self defense

By tactical defense and combatives expert Tony Blauer

For 43 years I have been studying violence, fear, and aggression.

My main business is training law enforcement, military, first-responders, combat athletes, and more. Over the course of 40 years, I've interviewed hundreds of victims of violence.

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Coach Tony Blauer has been in the martial arts, self-defense, defensive tactics, and combatives industry for over four decades.

He founded Blauer Tactical Systems (BTS) in 1985 and it has grown into one of the world's leading consulting companies specializing in the research and development of performance psychology, personal safety, and close quarter tactics & scenario-based training for law enforcement, military, and professional self-defense instructors.

  • His research on the neuroscience of fear and the startle-flinch lead to the development of the SPEAR System, a modern personal defense system based on physiology, physics, and psychology. It has been used by defensive tactics and combative trainers all over the world for over 30 years.
  • He developed the world's first impact-reduction scenario-based training equipment, called High Gear, which revolutionized force-on-force training for police, SWAT, and military organizations.
  • After decades of interviewing victims of violent encounters and studying violence, he created the KNOW FEAR program which focuses on managing fear through self-awareness, resiliency, and a 'movement' mindset. This program has also been integrated by psychologists helping veterans deal with PTSD.

Tony Blauer Self Defense

Blauer's programs have influenced over three decades of trainers and coaches as well as most contemporary reality-based martial artists. He resides in California with his wife, kids, and dogs, but still travels extensively working with individuals, corporations, and government organizations around the world providing solutions for training, performance assessment and credentialing. His company is dedicated to enhancing the mental and physical safety of everyone they help train.

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Shahzad Qureshi, a member of the Assembly in the Sindh Province in Pakistan proposed a resolution to make self-defense training for girls mandatory in all schools within the province. Qureshi, the leader of the Pakistan Tehreek-e-Insaf political party - Pakistan's ruling party - in Sindh, said the incidents of crimes committed against women in Pakistan were tarnishing the nation's image and urged passage of the resolution.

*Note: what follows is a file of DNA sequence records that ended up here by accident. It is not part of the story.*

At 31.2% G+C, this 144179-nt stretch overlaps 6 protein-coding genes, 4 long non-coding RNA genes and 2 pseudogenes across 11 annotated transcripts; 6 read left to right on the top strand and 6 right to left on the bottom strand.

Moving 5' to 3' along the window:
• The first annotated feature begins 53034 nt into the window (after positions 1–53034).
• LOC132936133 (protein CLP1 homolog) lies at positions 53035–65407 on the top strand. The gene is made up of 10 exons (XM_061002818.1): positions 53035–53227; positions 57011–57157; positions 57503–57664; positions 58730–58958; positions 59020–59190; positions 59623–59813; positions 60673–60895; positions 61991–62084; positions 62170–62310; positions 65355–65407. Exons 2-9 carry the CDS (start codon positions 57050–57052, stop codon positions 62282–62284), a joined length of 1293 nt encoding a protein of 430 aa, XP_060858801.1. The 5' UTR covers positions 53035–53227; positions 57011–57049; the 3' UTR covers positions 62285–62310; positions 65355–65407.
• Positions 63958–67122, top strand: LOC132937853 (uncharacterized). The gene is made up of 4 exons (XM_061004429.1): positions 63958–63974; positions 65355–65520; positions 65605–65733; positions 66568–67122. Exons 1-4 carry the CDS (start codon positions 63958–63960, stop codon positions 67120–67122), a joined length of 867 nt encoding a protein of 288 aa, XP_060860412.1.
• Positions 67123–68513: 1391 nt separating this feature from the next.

Many years ago, a group of approximately 13 boys — one only 10 years old — and two young men allegedly beat a 36-year-old man to death. One teenager reportedly threw an egg at the victim, probably as a prank. The man retaliated by punching another teen in the mouth, knocking out a tooth.

The minute he did that, he was fighting a losing battle.

The youths allegedly lashed out, using improvised weapons such as broomsticks, crates and other objects to bludgeon him to death.

We all have egos. Usually the first instinct when someone calls you a name is to come back and do the same to the aggressor. The man probably thought he would just pick a fight with the guy who threw the egg while the other boys left him alone. Right. They were all friends; of course they would defend each other.

Unfortunately, there was probably very little the victim could have done to protect himself once that many people started to attack him. His fatal mistake during the altercation was that he tried to stand up to the kids in the first place.

The martial arts are fantastic for defending against one or two people, but when you're facing 15 attackers at once, forget it. In that situation, the best thing to do is swallow your pride and try to talk your way out of the confrontation.

You won't prove anything by beating up young kids, and pretending to be Billy Badass when you're facing 15 assailants will not stack the odds in your favor.

Even if the victim had been able to prevail, he would probably have gone to jail for assaulting a minor. He would have lost either way. However, if he had martial arts experience, he might have been able to talk his way out of an assault by simply backing down and saying, "Hey, I'm really sorry. You guys are right, and I'm wrong. Don't waste an egg on me. I'll just leave."

I think the reason I've never been in a street fight is I won't stand around and argue with people. A one-on-one fight is one thing, but if there's a gang of aggressors involved, they've got the advantage right off the bat. If I hit one guy, I can be pretty sure his buddies will help out. While I'm busy working on one or two of them, there is bound to be a couple more right behind me, and I will have no idea what they're doing.

If they jump on me and tackle me, I will have only two weapons to fight back with once I'm on the pavement: my hands. Legs don't work too well when you're on the ground.

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Self-defense is about more than knowing which technique to use to fell an opponent. It's also about knowing where to be and where not to be so you can avoid getting in trouble.

If you're in an encounter that might turn ugly, you should get out of that area. There is no law that says you have to stay in a dangerous situation.